Thursday, 26 February 2015

Destroying Iraq's Cultural Heritage

Strange things are happening in Iraq. At Firdosi Square in Baghdad there was once a gigantic statue of Comrade Saddam, soaring towards heaven like an axis mundi of sorts. Those with their memory intact do perhaps recall that the invading American vermin toppled the statue of Comrade Saddam in a staged media event. This risible hullabaloo allegedly foreshadowed Iraq’s transition from Baathist tyranny to American style democracy. As we all well know, things did not quite turn out this way. The Americans constitue a mentally inferior human type, and bequeathing the responsibility of nation-building to creatures belonging up in a tree is tantamount to asking a seasoned pimp to lecture a nunnery on the merits of virginity.

Enough of this digression on the Yankee simians; let us return to Firdosi Square:

At Firdosi Square, where the statue of Comrade Saddam once stood, we are met by gigantic billboards with images of past and present Ayatollahs of Iran. This appalling act of provocation is a firm indicator as to the unabashed sectarianism permeating the Iraqi society. Things were not always so: during the reign of Comrade Saddam, the great dividing line was not between Sunni and Shia but between those who adhered to the principles of Baathist nationalism and those beholden to religious obscurantism (the worst culprits in this regard were typically the socially conservative Shias of Southern Iraq). Intermarriage amongst Baathists negated sectarian divisions, and Comrade Saddam, one of the greatest Arab visionaries and a true Kulturmensch with a formidable sense of history, sought to construct an Iraqi super-culture which would deliver the final blow to all sectarianism. As Comrade Saddam saw things, his Baathist regime stood in a direct line of continuity with the great Assyrian and Babylonian empires of the past. Furthermore, Comrade Saddam was heir not only to Sargon and Nebuchadnezzar, but also to Al Mothanna ibn Haritha the scourge of the Persians and Saladin the crusher of the crusaders. This majestic vision is articulated with gusto in Ardulfurataini Watan, a remarkable piece of Baathist poetry. I want you to reflect carefully on the following words; these are not idle utterances – rather they bespeak a definite national vision, and it is a profound lesson in history:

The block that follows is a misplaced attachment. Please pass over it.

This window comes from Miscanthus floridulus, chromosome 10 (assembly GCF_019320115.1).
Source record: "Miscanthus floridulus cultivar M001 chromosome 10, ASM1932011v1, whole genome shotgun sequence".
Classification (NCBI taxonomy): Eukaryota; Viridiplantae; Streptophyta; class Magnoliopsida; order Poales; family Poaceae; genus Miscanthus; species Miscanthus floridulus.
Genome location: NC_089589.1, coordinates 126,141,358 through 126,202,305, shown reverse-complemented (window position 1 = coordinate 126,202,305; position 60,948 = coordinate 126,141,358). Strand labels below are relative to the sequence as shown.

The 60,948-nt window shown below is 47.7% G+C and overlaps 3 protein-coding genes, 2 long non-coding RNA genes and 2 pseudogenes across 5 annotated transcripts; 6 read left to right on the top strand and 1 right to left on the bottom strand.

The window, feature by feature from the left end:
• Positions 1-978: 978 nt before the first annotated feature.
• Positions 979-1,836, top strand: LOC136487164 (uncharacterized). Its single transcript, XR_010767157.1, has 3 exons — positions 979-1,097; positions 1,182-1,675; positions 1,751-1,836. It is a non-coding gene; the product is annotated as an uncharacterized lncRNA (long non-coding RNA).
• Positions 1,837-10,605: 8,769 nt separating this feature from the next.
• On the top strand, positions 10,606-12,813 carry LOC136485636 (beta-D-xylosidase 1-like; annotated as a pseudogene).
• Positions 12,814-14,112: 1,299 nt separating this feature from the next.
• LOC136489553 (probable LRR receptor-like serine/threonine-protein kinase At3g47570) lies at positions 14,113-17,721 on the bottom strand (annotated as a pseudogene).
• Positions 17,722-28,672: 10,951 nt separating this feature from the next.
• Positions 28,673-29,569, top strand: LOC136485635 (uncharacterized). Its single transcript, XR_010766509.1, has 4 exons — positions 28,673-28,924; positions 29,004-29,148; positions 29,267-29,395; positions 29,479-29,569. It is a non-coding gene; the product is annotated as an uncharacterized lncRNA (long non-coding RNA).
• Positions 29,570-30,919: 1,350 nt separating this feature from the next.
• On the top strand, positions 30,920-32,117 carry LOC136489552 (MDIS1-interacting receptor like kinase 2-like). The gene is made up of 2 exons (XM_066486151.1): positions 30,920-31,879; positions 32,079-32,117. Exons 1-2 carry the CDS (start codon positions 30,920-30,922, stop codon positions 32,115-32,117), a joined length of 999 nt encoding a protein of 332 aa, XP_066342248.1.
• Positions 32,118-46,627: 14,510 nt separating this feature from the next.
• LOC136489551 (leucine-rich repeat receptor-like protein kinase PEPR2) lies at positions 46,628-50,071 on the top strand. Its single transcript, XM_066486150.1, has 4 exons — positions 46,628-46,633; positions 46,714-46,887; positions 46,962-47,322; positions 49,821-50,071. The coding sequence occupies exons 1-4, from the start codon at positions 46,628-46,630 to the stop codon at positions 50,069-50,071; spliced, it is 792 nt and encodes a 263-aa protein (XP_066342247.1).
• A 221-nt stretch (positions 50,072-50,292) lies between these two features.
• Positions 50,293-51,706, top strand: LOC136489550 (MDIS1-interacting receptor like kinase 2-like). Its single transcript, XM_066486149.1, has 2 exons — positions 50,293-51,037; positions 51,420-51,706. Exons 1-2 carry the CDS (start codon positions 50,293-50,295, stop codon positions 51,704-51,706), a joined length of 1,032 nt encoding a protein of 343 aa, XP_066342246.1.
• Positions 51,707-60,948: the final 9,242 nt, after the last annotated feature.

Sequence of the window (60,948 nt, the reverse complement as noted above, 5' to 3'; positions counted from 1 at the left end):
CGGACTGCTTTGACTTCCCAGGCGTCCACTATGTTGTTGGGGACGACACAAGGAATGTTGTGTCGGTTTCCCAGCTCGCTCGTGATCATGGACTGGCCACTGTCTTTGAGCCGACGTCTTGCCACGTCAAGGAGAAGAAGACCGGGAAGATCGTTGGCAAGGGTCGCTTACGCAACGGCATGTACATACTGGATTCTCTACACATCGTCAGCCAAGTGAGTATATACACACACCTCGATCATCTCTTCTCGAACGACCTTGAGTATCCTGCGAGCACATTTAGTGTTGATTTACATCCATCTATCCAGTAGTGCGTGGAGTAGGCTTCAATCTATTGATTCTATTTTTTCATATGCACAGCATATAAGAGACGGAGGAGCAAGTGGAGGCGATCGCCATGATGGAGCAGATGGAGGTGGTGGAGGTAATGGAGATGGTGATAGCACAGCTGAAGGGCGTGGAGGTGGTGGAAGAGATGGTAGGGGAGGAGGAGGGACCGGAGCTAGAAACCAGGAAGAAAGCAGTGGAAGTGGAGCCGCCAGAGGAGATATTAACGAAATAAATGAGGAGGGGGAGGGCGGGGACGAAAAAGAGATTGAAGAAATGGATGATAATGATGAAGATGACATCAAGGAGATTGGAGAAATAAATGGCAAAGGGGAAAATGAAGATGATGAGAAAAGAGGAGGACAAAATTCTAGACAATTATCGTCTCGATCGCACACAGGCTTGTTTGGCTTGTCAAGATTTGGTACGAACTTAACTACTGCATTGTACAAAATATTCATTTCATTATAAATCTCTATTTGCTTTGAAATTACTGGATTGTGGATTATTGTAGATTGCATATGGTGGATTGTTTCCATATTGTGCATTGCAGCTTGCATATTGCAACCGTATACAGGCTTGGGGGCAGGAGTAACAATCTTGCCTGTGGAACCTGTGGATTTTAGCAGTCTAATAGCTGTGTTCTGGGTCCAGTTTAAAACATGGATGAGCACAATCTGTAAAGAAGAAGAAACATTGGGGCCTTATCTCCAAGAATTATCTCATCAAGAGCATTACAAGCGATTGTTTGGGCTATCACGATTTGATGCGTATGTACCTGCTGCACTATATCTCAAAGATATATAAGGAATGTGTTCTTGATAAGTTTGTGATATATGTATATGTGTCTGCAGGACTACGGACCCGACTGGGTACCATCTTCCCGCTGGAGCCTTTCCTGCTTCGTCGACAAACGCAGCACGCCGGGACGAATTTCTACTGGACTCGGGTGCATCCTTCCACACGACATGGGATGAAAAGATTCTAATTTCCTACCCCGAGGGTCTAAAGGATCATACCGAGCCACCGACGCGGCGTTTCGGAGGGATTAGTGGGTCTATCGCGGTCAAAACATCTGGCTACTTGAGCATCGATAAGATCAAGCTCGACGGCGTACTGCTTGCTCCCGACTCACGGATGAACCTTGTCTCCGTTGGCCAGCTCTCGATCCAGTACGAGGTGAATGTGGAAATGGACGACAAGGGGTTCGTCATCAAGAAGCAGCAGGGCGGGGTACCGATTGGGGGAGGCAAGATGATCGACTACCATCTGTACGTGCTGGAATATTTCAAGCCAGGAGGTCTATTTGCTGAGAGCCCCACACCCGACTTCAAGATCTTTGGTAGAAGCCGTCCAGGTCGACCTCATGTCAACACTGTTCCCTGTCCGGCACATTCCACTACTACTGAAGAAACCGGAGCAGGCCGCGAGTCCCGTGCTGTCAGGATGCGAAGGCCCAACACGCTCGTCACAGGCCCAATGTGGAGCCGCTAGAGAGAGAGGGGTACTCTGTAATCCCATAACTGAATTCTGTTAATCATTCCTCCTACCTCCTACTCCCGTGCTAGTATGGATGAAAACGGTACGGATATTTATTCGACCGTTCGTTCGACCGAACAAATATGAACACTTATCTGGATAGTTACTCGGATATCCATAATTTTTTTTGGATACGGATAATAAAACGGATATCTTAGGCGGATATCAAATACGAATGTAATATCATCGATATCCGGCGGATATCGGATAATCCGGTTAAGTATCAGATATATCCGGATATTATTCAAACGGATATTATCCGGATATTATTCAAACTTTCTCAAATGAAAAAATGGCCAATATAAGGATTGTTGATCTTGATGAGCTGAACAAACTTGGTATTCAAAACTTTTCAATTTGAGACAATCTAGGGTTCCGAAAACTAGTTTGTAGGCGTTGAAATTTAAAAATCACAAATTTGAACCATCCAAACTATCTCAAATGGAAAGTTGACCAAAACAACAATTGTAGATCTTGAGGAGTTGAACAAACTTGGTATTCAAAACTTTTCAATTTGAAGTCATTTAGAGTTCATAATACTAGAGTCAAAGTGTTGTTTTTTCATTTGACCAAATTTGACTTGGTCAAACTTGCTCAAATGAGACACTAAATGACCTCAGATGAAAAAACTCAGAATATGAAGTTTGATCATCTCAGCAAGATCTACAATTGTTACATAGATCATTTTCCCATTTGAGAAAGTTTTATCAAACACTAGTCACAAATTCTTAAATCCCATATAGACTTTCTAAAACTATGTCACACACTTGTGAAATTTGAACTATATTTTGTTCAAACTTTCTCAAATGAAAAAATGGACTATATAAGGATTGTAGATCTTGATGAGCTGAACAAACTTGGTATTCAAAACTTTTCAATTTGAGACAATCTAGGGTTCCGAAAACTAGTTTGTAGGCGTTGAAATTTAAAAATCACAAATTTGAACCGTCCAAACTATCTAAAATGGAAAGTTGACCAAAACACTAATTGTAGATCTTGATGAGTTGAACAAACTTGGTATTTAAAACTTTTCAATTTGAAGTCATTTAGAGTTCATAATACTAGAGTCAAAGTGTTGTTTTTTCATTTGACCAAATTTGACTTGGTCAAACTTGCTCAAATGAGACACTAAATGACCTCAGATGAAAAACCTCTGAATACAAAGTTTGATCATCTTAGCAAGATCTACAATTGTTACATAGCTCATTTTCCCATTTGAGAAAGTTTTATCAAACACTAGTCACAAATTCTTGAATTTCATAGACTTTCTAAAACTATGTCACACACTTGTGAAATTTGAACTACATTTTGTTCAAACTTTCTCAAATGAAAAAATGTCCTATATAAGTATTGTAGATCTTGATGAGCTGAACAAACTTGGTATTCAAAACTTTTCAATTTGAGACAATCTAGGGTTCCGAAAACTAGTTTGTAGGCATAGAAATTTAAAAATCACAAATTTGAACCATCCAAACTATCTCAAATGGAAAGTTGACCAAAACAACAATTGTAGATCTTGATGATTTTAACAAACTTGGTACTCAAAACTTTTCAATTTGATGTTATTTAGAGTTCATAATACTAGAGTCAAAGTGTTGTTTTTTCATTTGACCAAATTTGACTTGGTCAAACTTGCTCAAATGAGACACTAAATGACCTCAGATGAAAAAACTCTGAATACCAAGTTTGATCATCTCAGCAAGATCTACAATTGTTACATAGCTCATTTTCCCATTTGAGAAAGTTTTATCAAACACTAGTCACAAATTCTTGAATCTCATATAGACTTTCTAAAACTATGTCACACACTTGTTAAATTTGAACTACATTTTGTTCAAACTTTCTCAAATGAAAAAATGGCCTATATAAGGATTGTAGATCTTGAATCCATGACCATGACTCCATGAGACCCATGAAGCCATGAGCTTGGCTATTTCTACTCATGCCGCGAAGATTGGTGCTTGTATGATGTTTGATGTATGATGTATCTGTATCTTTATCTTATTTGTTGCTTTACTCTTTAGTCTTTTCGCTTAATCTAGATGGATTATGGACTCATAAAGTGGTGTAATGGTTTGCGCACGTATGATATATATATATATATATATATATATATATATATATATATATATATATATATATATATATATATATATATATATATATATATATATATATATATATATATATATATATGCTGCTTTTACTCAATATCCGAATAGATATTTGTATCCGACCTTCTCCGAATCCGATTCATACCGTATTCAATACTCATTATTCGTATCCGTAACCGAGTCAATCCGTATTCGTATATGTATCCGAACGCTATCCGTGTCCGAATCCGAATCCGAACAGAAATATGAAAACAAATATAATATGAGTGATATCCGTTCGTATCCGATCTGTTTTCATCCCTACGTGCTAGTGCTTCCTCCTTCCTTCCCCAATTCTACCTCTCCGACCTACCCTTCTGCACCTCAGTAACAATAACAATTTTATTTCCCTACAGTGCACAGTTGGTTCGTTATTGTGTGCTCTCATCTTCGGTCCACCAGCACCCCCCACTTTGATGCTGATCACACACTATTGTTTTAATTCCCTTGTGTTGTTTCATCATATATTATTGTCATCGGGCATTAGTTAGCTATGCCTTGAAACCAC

Vaterland spreads its wings over the horizon
And wears the glory of civilisations
Blessed be the land of the two rivers
Vaterland of glorious determination and tolerance
This homeland is made of flame and splendour
And pride unmatched by the highest heaven.
It is a mountain that rises above the tops of the world
And a plain that embodies our pride
Babylon is within us and Assyria within us too
And because of the glory of our lineage
History itself radiates with light
We alone who possess the anger of the sword
And the patience of the prophets
When we forged the sands of Arabia into a revolution
And bore the flag of history as ideology
Since Al Mothanna marched onwards [towards Persia]
And Saladin covered [his foes] with spears

There was of course much more to Iraq than mere nationalist oratory. Comrade Saddam created a secular welfare state that became the pride of the Arab world. Educated foreign workers from East Germany, Yugoslavia, and the Soviet Union shared their know-how with a regime that was intent on turning Iraq into the Germany of the Middle East. Christians could occupy elevated political and bureaucratic positions in a majority Muslim country and openly confess their creed. Comrade Saddam, the Kulturmensch that he was, emphasised the need for academic excellence for all – including women. Given this, the following observations of Rania Khalek are spot on:

“Contrary to popular imagination, Iraqi women enjoyed far more freedom under Saddam Hussein’s secular Ba’athist government than women in other Middle Eastern countries. In fact, equal rights for women were enshrined in Iraq’s Constitution in 1970, including the right to vote, run for political office, access education and own property. […] Prior to the devastating economic sanctions of the 1990s, Iraq’s education system was top notch and female literacy rates were the highest in the region, reaching 87 percent in 1985. Education was a major priority for Saddam Hussein’s regime, so much so that in 1982 Iraq received the United Nations Educational, Scientific and Cultural Organization (UNESCO) award for eradicating illiteracy.”